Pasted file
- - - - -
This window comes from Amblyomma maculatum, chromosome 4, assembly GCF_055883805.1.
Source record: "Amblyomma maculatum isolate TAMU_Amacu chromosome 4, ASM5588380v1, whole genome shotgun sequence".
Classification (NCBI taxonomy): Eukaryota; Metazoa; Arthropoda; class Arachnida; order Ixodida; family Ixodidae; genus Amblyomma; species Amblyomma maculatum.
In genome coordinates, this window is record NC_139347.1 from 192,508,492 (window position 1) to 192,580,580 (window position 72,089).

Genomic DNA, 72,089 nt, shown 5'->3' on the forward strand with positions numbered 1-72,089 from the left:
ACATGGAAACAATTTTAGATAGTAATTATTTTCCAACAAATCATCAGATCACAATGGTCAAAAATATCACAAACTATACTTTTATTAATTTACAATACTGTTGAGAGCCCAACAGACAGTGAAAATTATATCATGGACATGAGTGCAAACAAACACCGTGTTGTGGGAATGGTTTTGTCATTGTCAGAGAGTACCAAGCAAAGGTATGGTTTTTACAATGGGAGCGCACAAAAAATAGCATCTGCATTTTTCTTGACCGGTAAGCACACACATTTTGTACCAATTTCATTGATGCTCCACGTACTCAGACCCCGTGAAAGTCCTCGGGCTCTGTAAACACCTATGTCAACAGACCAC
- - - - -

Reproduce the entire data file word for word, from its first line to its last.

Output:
This window comes from Amblyomma maculatum, chromosome 4, assembly GCF_055883805.1.
Source record: "Amblyomma maculatum isolate TAMU_Amacu chromosome 4, ASM5588380v1, whole genome shotgun sequence".
Classification (NCBI taxonomy): Eukaryota; Metazoa; Arthropoda; class Arachnida; order Ixodida; family Ixodidae; genus Amblyomma; species Amblyomma maculatum.
In genome coordinates, this window is record NC_139347.1 from 192,508,492 (window position 1) to 192,580,580 (window position 72,089).

Genomic DNA, 72,089 nt, shown 5'->3' on the forward strand with positions numbered 1-72,089 from the left:
ACATGGAAACAATTTTAGATAGTAATTATTTTCCAACAAATCATCAGATCACAATGGTCAAAAATATCACAAACTATACTTTTATTAATTTACAATACTGTTGAGAGCCCAACAGACAGTGAAAATTATATCATGGACATGAGTGCAAACAAACACCGTGTTGTGGGAATGGTTTTGTCATTGTCAGAGAGTACCAAGCAAAGGTATGGTTTTTACAATGGGAGCGCACAAAAAATAGCATCTGCATTTTTCTTGACCGGTAAGCACACACATTTTGTACCAATTTCATTGATGCTCCACGTACTCAGACCCCGTGAAAGTCCTCGGGCTCTGTAAACACCTATGTCAACAGACCAC